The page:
While we remain immersed in what some folks call “environmental” conflicts, there are other folks who are experts in the world of conflict resolution. Perhaps we can learn from them. One of these is Carrie Menkel-Meadow, a law prof at UC Irvine. Here are some excerpts from her 2010 paper “When Litigation Is Not the Only Way: Consensus Building and Mediation As Public Interest Lawyering“.
While Hampshire concludes that agreement on the substantive good is not possible in our modern, diverse, and pluralistic world/ he is optimistic that there might be one human universal: “fairness in procedure is an invariable value, a constant in human nature …. [T]here is everywhere a well-recognized need for procedures for conflict resolution, which can replace brute force and domination and tyranny.” Hampshire refers to several forms of conflict resolution, including both well-known forms such as adjudication, arbitration, and ”judging,,, as well as broader political processes such as deliberating, examining, discussing policy choices, diplomatic negotiations, and “hearing.” … When properly expanded from “hear the other side” to “hear all sides,” Hampshire provides a foundational principle from which to measure whether justice and the public interest are served in all political and legal decision making. Where Hampshire sees justice in the recognition that all conflict is inevitable and must be humanely tended to, those in the conflict resolution movement see the conflict resolution processes employed as at least one important measure of justice.
She goes on to say that there are seldom only two sides in public conflicts.
Environmental issues involve developers, local communities, who themselves may be split between pro-development employment seekers and environmental conservationists, a wide variety of disagreeing public interest groups, and federal, state, and local agencies. … Consider how often in litigation the “real parties in interest” include others besides those formally named as plaintiff or defendant in any given case. To the extent that multiple parties have claims, needs, interests and “rights” in a legal action, the concept of “hearing both sides” may be falsely reductionist in assuming that all parties can align themselves on one or the other side of the “v.” and that any resolution favoring one side over the other will solve the problem, conclude the litigation, or end the conflict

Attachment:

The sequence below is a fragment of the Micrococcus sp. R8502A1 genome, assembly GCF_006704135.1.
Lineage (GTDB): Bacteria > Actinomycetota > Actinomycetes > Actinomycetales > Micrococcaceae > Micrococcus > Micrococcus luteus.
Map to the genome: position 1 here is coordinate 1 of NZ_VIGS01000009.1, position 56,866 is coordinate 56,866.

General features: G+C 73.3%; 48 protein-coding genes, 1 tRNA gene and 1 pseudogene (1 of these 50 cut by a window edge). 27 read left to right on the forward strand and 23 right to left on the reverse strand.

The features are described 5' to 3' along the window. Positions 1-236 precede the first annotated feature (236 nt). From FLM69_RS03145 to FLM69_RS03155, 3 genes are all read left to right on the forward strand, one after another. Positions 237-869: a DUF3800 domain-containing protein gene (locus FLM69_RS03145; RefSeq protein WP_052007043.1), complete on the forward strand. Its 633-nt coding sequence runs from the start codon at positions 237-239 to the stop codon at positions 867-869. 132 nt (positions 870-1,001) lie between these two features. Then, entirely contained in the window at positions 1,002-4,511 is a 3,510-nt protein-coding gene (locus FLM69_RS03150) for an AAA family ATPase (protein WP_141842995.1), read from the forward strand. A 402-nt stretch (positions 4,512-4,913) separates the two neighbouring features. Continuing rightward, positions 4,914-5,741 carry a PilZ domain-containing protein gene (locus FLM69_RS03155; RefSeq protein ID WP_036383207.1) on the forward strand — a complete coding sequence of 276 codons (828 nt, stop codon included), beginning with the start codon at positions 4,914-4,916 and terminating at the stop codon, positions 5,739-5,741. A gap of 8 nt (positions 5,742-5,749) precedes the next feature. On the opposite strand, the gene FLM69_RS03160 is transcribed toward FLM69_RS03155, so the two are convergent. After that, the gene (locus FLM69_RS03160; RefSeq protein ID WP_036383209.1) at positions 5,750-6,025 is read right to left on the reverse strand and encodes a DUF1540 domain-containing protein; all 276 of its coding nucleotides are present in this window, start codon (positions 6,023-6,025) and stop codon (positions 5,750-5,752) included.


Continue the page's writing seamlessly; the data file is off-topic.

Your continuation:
The environmental arena is an especially productive domain for these processes. Former Secretary of the Interior, Bruce Babbitt, frustrated by the legislative grid-lock on some forms of environmental regulation and wildlife protection, championed a process he denominated “quasi-legislative dispute resolution. Habitat Conservation Planning empowers the stakeholders in a particular region to engage in trades and negotiations and to set standards for preservation of species not protected by the binary approach of current legislation. Environmental problems over natural resource use cannot be solved in dichotomous terms and not with the time-consuming processes of litigation or legislation. ”New governmental processes, involve all the stakeholders and to manage a variety of targeted, and in some cases, unique, creative solutions to problems. Such solutions may themselves be contingent and revisited with an agreed-upon process as scientific conditions or facts change.
Sounds like structured adaptive management. (my bold)
Size Matters (?):
Consensus outcomes are more likely to focus on the future, as well as the past. They are supposed to be based on underlying interests and needs, rather than arguments and positions. As the popular parlance goes, they are intended to “expand the pie,” or look for additional resources or new ideas, rather than to divide a presumed limited sum of resources available to the parties. In more technical terms, different processes are more likely to produce “pareto optimal” solutions than the assumed compromises of negotiation or “split the baby” compromise verdicts or arbitration awards. In processes where all the “real parties in interest, participate, there will be more than two sides to each issue and very likely there will be more than one issue to be resolved. Expanding, rather than narrowing, issues will increase the likelihood of reaching good agreements, because as game theory and other quantitative theories propose, more solutions are possible when more “trades” are possible. Although it may seem counterintuitive to conventional legal reasoners, the more disagreement about what is important, the better. Oppositional or complementary “trades” allow each side to satisfy their most important needs by meeting the most important needs of other parties. With more complementary, rather than conflicting, desires, we can find more ways to share things, an elaboration of the Homans theory of complementary needs.
This makes much sense, and I can see how that might go back to why collaborative processes fit better with multi-activity large projects. However, following this along, it seems like forest plans would be even better for achieving agreement, but that doesn’t seem to be the way it works. Or is it?
Here’s a link to the Bruce Babbitt paper she cites. But I couldn’t seem to get it for free. Also this one looks interesting. “Bruce Babbitt’s use of … A Mid-term Report Card” by Tom Melling. Maybe someone with access to a law library could help?